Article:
When a forest watcher found 2-month-old Mangala, her health was so frail that the forest officers were not sure she would make it.

Tiger cub MangalaMangala, the tiger cub
Features Wildlife Friday, July 30, 2021 - 19:04

In November 2020, Bijumon, a forest watcher at the Periyar Tiger Reserve, followed the warning calls of monkeys in the forest when he came across a tiger cub, near the Mangaladevi hill. The two-month-old female cub was abandoned by her mother, and was not healthy when Bijumon found her. A group of forest watchers then arrived at the spot and sent photographs of the cub to Suresh Babu, Deputy Conservator of Forests, Periyar Tiger Reserve. Once the DCF was informed, the forest officials quickly arranged for the cub to be rescued to a nearby camp.

After she was rescued, a special medical team was constituted to check on the cub, whom the officials had named Mangala. It was found that her legs were weak and her eyesight was poor. Her health was so frail that the forest officials thought she would die, and some of them spent several nights without sleep, watching over her throughout. From then on, the Forest Department made it their mission to help her recover.

"There is a standard operational procedure given by the National Tiger Conservation Authority, if a tiger cub is found orphaned. Initial attempts were made to reunite the cub with its mother. We kept cameras in nearby locations to find its mother. The mother tiger was identified, but we were not able to reunite them," Manu Sathyan, Assistant Field Director, Periyar Tiger Reserve told TNM.


With the Forest Department now forced to take care of Mangala, the next step was to help her gain strength. After the initial treatments, Mangala was brought to Karadi Kavala, which is six kilometres from where she was found and is slightly warmer. Here, she underwent intense medication and physiotherapy, which made her legs stronger and improved her eyesight significantly. Over a period of eight months, she gained 40 kg and is served about 1.5 kg of meat every day.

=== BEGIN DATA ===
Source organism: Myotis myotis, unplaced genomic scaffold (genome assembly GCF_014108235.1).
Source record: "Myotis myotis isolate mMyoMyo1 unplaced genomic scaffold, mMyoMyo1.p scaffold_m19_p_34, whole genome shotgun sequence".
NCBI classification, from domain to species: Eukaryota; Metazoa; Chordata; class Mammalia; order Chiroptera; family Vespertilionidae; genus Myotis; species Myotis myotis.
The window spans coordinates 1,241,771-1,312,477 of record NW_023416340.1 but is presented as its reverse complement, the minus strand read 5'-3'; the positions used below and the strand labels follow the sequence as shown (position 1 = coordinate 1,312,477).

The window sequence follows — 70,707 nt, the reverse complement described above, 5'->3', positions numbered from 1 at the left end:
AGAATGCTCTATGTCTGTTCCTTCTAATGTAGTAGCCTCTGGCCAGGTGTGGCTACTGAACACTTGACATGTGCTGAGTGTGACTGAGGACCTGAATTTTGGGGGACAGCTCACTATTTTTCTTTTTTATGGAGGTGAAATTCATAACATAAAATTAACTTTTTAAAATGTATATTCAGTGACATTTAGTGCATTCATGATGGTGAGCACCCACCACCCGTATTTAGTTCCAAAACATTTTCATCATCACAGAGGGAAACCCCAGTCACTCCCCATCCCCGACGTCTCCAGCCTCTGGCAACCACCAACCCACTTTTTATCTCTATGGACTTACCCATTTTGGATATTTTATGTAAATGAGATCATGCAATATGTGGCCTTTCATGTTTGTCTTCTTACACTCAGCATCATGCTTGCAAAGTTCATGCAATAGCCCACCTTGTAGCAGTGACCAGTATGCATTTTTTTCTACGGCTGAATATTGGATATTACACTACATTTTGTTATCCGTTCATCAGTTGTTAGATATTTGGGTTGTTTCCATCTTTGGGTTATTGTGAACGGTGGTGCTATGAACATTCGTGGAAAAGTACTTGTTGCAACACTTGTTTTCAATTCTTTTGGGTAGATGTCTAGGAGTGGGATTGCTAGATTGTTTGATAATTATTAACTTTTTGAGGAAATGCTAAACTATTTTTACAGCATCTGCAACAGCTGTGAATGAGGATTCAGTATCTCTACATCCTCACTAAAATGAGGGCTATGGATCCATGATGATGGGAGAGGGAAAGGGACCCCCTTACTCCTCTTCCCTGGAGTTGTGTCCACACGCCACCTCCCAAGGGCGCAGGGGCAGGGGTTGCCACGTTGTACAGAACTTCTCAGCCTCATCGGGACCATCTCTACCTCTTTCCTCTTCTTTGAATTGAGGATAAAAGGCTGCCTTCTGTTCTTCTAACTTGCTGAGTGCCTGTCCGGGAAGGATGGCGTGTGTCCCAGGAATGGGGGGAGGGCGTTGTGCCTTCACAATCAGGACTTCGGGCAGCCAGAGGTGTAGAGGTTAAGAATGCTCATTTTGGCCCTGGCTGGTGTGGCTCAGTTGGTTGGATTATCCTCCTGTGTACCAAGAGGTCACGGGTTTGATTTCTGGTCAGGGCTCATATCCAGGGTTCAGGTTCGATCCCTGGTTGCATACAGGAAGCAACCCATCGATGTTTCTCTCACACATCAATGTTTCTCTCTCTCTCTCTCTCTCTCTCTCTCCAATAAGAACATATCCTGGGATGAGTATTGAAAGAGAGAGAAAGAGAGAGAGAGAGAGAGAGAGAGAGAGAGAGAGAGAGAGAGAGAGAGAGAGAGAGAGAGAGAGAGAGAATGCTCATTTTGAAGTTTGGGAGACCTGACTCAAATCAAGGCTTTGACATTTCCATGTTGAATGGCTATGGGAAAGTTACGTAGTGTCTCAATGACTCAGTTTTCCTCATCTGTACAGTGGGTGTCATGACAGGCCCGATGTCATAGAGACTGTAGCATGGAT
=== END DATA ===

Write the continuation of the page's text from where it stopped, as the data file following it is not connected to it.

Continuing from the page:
Months after being under the watchful eye of the Forest Department, Mangala was shifted to a larger enclosure on Thursday, July 29, which was also World Tiger Day. Here, she can learn to adapt to a more natural environment. Officials aim to rewilding Mangala, which involves training her for survival the same way her mother would have trained her. And if she meets all the criteria, she will be introduced back into the forest where she belongs.

"Now we have to slowly stop the medications. The next thing she should learn is hunting. We need to stop giving her meat as she has to hunt live animals. She has that natural instinct in her, but we need to help her bring it out. She should kill at least 50 animals before we consider rewilding,” Manu Sathyan said.

According to protocol, animals must be two at least two years old before being rewilded. Apart from this, a panel of doctors must certify that the animal is healthy and has no genetic defects in order to be introduced back into the wild.

The larger enclosure that Mangala has been shifted into ensures a spacious environment where she can be properly trained. According to Forest Department officials, work for the construction of this enclosure began four months ago. It is also equipped with high security for the tiger cub. She will remain here and receive proper training until she turns two, so that she will be able to survive in the wild by herself.

The officials have been trying to reduce Mangala’s attachment with her caretakers, and will start hunting training for her soon. According to Manu Sathyan, though rewilding has not worked out, there have been instances of animals going back to the wild successfully. However, there have been no successful cases of rewilding in south India, according to the officer.

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